By Tom Randall --Editors: Donna Alvarado, Angela Zimm
(Bloomberg) -- AstraZeneca Plc's MedImmune unit announced a recall of 4.7 million doses of its nasal spray version of the swine flu vaccine because tests showed a decline in potency, U.S. regulators said.
There are no questions about the safety of the doses, and people who have already been inoculated don't need to get vaccinated again, said Norman Baylor, director of vaccines research and review for the U.S. Food and Drug Administration. About 3,000 of the doses remain in warehouses, and AstraZeneca will contact clinics that may still have unused vials, he said.
The recall follows a similar move on Dec. 15 by Sanofi- Aventis SA, which recalled 800,000 doses of swine flu vaccine. After vaccines are shipped from the manufacturers, companies keep samples from each lot and continue to test them for potency declines, Baylor said. Both swine flu vaccine recalls were voluntary after potency dropped below pre-specified thresholds.
"There are no safety concerns with these lots," Baylor said in a conference call with reporters today. "We do see a decline in potency every now and then."
Tor Constantino, a spokesman for London-based AstraZeneca, didn't immediately return an e-mail seeking comment.
Press release site: http://www.businessweek.com/news/2009-12-23/astrazeneca-recalls-4-7-million-swine-flu-spray-doses-update1-.html
Alameda received weak swine flu vaccineThursday, December 24, 2009
(12-24) 12:50 PST SAN FRANCISCO -- Millions more doses of swine flu vaccine were recalled this week after routine tests found they weren't strong enough to meet minimum public health standards for protection against the virus.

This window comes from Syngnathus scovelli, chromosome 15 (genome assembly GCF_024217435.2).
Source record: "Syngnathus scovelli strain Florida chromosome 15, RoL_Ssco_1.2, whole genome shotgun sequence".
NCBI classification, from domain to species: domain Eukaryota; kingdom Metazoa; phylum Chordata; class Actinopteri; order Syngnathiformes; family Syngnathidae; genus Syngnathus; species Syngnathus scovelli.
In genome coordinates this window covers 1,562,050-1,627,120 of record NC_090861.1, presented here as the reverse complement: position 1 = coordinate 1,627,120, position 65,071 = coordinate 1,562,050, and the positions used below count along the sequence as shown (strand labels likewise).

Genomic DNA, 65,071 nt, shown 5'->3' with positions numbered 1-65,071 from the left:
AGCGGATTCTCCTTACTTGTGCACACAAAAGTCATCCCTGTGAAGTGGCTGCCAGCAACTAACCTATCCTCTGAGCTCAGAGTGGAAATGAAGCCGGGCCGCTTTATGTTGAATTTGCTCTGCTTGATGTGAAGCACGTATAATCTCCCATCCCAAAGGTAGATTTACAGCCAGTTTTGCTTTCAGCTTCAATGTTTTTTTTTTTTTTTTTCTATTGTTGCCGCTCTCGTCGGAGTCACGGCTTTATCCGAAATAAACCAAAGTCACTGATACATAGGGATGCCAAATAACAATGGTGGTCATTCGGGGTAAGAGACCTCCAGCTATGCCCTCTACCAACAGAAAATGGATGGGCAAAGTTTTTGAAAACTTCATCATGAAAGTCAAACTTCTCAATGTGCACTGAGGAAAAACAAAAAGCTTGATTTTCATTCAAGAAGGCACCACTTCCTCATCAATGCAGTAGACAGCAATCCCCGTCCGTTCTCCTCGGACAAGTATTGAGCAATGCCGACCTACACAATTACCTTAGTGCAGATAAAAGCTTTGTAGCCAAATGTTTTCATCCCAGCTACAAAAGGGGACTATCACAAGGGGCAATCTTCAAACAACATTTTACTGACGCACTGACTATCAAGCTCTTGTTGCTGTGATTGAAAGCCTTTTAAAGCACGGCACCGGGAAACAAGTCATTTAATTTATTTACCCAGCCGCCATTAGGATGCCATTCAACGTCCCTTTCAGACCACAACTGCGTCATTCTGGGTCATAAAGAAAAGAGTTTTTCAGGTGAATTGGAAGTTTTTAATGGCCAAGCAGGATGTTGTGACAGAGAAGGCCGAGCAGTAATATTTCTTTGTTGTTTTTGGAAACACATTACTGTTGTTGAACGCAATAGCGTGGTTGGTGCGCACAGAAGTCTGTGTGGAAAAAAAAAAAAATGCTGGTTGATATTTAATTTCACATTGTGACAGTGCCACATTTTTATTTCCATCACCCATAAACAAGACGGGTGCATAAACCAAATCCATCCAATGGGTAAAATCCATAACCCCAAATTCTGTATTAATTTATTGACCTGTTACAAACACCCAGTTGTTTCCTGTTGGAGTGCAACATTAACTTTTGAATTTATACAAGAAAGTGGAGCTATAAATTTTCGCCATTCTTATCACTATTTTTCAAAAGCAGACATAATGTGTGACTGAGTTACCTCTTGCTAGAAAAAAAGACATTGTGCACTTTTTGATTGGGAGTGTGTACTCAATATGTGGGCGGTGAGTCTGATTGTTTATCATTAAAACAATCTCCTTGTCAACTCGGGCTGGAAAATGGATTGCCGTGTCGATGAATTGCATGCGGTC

About 4.7 million doses of the weak vaccine were sent nationwide in October and November, and the vast majority already have been given to people. California public health officials said Thursday they weren't sure how many doses the state received.
At least one Bay Area county - Alameda - received some of the doses. San Francisco officials said they don't believe any of the recalled vaccine was given out during this week's vaccination clinic, where about 16,000 doses were given.
The vaccine was strong enough when it was distributed but had weakened over time and fallen below minimum potency levels by this month, according to the manufacturer, MedImmune.
There is no safety risk with the weakened vaccine, and public health officials said there's no need for people who received the recalled doses to get revaccinated.
"The vaccine is perfectly safe, and in fact, even though the basis of the recall was some slight fall-off in the potency of the vaccine, the vaccine is still effective," Dr. Mark Horton, director of the California Department of Public Health, said in a media briefing Thursday.
This is the second recall of swine flu vaccine since it was first distributed in October. Last week, about 800,000 doses were recalled after they were found to have lost potency.
Horton said the state now has received more than 12 million doses of vaccine - enough that public health officials are encouraging anyone who wants the vaccine to get it. Until very recently, only people at high risk of getting the disease or becoming seriously ill from it were allowed to get the vaccine in most parts of the country.
On Thursday State public health officials also discussed a new report that said swine flu in pregnant women can be severe and even fatal if women don't get quick treatment with antiviral drugs.
Dr. Janice Louie, head of influenza and respiratory diseases for the state Public Health Department, urged pregnant women to see their doctors immediately if they have any flu-like symptoms and encouraged doctors to treat suspected swine flu cases with antivirals as soon as possible, even if a preliminary flu test is negative.